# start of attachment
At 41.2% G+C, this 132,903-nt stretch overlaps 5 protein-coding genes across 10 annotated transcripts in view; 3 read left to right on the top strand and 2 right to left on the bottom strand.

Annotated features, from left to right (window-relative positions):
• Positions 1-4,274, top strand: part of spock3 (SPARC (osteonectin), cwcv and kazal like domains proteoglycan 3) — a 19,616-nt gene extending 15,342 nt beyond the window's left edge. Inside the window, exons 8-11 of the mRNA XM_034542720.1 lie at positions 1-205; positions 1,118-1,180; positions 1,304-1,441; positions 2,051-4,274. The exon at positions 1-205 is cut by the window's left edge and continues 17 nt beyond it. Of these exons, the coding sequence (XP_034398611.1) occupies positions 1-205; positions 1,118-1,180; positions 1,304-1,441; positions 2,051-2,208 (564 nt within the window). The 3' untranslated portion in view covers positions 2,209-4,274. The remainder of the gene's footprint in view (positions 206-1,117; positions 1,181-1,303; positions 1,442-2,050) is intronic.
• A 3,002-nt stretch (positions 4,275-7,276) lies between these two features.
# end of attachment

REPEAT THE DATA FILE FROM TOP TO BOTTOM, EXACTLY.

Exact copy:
At 41.2% G+C, this 132,903-nt stretch overlaps 5 protein-coding genes across 10 annotated transcripts in view; 3 read left to right on the top strand and 2 right to left on the bottom strand.

Annotated features, from left to right (window-relative positions):
• Positions 1-4,274, top strand: part of spock3 (SPARC (osteonectin), cwcv and kazal like domains proteoglycan 3) — a 19,616-nt gene extending 15,342 nt beyond the window's left edge. Inside the window, exons 8-11 of the mRNA XM_034542720.1 lie at positions 1-205; positions 1,118-1,180; positions 1,304-1,441; positions 2,051-4,274. The exon at positions 1-205 is cut by the window's left edge and continues 17 nt beyond it. Of these exons, the coding sequence (XP_034398611.1) occupies positions 1-205; positions 1,118-1,180; positions 1,304-1,441; positions 2,051-2,208 (564 nt within the window). The 3' untranslated portion in view covers positions 2,209-4,274. The remainder of the gene's footprint in view (positions 206-1,117; positions 1,181-1,303; positions 1,442-2,050) is intronic.
• A 3,002-nt stretch (positions 4,275-7,276) lies between these two features.